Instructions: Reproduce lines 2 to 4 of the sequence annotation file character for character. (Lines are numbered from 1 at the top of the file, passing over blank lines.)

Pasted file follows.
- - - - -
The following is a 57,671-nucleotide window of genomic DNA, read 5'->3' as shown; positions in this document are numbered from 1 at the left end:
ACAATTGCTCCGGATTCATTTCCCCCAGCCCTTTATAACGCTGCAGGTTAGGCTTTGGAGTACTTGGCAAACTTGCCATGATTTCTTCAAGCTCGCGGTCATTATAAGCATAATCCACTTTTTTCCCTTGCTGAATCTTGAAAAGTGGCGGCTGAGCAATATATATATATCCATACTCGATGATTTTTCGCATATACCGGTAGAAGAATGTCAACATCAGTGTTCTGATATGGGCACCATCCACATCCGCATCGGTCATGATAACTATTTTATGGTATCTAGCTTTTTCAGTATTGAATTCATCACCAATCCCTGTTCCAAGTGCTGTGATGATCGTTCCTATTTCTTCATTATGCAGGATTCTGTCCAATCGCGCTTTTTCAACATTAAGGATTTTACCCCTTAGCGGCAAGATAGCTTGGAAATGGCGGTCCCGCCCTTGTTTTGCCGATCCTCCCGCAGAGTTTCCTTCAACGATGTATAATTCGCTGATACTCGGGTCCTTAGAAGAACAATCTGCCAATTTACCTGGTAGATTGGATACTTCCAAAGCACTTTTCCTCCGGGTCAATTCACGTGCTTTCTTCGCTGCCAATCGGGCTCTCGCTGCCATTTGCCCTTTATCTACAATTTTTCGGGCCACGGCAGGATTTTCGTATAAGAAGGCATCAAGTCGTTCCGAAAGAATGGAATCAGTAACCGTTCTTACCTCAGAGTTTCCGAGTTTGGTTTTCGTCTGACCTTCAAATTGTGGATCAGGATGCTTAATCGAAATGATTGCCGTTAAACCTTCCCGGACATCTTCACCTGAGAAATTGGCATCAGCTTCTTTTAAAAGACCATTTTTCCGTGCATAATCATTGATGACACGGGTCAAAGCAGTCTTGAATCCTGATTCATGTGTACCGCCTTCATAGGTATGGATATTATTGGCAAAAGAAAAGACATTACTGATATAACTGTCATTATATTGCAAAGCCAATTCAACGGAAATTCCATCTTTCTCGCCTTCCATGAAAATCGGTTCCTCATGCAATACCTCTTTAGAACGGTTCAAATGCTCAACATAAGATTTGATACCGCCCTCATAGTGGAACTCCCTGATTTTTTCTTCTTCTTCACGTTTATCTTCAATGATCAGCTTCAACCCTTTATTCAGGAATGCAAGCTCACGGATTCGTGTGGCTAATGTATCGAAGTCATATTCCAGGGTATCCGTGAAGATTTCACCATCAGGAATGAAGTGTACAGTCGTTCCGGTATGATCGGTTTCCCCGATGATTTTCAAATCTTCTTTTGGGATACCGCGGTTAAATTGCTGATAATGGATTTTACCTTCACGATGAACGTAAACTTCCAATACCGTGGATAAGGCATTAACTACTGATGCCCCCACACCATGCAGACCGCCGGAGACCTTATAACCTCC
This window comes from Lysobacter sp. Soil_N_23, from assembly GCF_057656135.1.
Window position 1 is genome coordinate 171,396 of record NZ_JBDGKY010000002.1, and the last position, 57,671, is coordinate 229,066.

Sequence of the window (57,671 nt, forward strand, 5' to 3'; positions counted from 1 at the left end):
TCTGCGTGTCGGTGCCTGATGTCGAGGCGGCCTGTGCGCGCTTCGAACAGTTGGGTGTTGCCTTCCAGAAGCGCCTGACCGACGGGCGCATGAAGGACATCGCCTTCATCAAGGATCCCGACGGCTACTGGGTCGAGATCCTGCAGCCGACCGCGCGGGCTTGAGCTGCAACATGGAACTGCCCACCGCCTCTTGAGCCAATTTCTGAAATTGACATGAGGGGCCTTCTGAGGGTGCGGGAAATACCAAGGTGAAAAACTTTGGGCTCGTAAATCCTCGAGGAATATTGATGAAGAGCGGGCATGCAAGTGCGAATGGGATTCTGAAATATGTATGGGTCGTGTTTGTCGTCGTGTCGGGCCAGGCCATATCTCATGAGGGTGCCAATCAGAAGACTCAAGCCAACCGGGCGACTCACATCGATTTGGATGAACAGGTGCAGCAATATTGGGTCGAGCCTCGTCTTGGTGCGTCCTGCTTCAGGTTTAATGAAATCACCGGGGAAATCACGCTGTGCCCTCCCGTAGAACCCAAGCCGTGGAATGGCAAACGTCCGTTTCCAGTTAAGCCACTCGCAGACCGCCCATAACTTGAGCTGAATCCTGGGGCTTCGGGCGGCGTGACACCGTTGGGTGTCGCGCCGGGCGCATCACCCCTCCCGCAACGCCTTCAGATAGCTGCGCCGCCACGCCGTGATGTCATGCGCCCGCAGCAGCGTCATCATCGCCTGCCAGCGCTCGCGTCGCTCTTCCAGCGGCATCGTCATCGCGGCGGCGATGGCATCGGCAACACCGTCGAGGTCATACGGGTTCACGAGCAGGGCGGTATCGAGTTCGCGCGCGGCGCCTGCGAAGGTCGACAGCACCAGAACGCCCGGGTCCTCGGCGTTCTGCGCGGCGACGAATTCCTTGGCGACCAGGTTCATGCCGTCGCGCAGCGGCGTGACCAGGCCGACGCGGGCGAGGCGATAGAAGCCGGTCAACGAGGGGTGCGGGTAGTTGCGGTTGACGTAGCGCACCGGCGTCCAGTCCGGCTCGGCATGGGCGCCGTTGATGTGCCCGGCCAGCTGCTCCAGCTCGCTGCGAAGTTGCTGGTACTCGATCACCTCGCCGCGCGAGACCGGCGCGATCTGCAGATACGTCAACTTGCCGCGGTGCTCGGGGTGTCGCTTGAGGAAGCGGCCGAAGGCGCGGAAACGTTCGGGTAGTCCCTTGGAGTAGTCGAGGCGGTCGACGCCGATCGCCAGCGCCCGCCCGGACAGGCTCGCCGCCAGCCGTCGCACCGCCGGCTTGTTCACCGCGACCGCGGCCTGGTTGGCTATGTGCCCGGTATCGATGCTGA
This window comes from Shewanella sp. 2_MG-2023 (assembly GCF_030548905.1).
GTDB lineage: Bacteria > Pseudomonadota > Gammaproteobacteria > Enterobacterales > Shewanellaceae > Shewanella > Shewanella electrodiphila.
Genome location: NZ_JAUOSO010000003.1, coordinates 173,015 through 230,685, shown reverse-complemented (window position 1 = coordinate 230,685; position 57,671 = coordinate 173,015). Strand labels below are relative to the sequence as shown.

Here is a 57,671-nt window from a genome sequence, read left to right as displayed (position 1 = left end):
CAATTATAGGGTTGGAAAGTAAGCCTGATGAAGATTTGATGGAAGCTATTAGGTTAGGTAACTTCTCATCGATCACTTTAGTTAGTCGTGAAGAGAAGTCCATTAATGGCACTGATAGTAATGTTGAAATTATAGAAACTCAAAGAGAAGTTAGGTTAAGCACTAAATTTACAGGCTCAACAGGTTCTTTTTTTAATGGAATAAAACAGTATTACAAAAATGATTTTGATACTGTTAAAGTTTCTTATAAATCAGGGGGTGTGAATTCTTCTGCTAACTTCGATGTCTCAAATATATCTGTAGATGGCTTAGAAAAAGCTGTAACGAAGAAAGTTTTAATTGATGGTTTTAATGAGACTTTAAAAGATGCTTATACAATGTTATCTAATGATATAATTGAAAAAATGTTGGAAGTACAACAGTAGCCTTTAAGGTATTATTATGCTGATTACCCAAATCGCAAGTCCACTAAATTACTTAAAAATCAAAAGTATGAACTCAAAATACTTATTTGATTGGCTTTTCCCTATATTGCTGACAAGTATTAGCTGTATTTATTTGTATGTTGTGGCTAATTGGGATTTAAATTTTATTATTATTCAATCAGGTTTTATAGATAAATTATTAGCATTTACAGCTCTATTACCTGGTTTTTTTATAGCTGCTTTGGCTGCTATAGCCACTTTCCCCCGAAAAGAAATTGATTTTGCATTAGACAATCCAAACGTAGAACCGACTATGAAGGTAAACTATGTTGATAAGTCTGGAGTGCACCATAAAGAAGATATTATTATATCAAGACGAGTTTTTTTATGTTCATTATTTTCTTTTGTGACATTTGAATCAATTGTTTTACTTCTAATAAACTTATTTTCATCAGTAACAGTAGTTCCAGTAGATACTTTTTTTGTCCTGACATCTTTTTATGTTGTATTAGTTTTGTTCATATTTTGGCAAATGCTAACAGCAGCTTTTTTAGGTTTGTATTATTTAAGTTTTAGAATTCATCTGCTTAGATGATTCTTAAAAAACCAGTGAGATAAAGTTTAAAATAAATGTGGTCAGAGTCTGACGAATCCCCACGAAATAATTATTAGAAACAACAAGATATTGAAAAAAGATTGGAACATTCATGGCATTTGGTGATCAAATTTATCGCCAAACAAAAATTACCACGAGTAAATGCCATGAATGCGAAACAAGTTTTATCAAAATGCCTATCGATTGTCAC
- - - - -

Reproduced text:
ACAATTGCTCCGGATTCATTTCCCCCAGCCCTTTATAACGCTGCAGGTTAGGCTTTGGAGTACTTGGCAAACTTGCCATGATTTCTTCAAGCTCGCGGTCATTATAAGCATAATCCACTTTTTTCCCTTGCTGAATCTTGAAAAGTGGCGGCTGAGCAATATATATATATCCATACTCGATGATTTTTCGCATATACCGGTAGAAGAATGTCAACATCAGTGTTCTGATATGGGCACCATCCACATCCGCATCGGTCATGATAACTATTTTATGGTATCTAGCTTTTTCAGTATTGAATTCATCACCAATCCCTGTTCCAAGTGCTGTGATGATCGTTCCTATTTCTTCATTATGCAGGATTCTGTCCAATCGCGCTTTTTCAACATTAAGGATTTTACCCCTTAGCGGCAAGATAGCTTGGAAATGGCGGTCCCGCCCTTGTTTTGCCGATCCTCCCGCAGAGTTTCCTTCAACGATGTATAATTCGCTGATACTCGGGTCCTTAGAAGAACAATCTGCCAATTTACCTGGTAGATTGGATACTTCCAAAGCACTTTTCCTCCGGGTCAATTCACGTGCTTTCTTCGCTGCCAATCGGGCTCTCGCTGCCATTTGCCCTTTATCTACAATTTTTCGGGCCACGGCAGGATTTTCGTATAAGAAGGCATCAAGTCGTTCCGAAAGAATGGAATCAGTAACCGTTCTTACCTCAGAGTTTCCGAGTTTGGTTTTCGTCTGACCTTCAAATTGTGGATCAGGATGCTTAATCGAAATGATTGCCGTTAAACCTTCCCGGACATCTTCACCTGAGAAATTGGCATCAGCTTCTTTTAAAAGACCATTTTTCCGTGCATAATCATTGATGACACGGGTCAAAGCAGTCTTGAATCCTGATTCATGTGTACCGCCTTCATAGGTATGGATATTATTGGCAAAAGAAAAGACATTACTGATATAACTGTCATTATATTGCAAAGCCAATTCAACGGAAATTCCATCTTTCTCGCCTTCCATGAAAATCGGTTCCTCATGCAATACCTCTTTAGAACGGTTCAAATGCTCAACATAAGATTTGATACCGCCCTCATAGTGGAACTCCCTGATTTTTTCTTCTTCTTCACGTTTATCTTCAATGATCAGCTTCAACCCTTTATTCAGGAATGCAAGCTCACGGATTCGTGTGGCTAATGTATCGAAGTCATATTCCAGGGTATCCGTGAAGATTTCACCATCAGGAATGAAGTGTACAGTCGTTCCGGTATGATCGGTTTCCCCGATGATTTTCAAATCTTCTTTTGGGATACCGCGGTTAAATTGCTGATAATGGATTTTACCTTCACGATGAACGTAAACTTCCAATACCGTGGATAAGGCATTAACTACTGATGCCCCCACACCATGCAGACCGCCGGAGACCTTATAACCTCC
This window comes from Lysobacter sp. Soil_N_23, from assembly GCF_057656135.1.
Window position 1 is genome coordinate 171,396 of record NZ_JBDGKY010000002.1, and the last position, 57,671, is coordinate 229,066.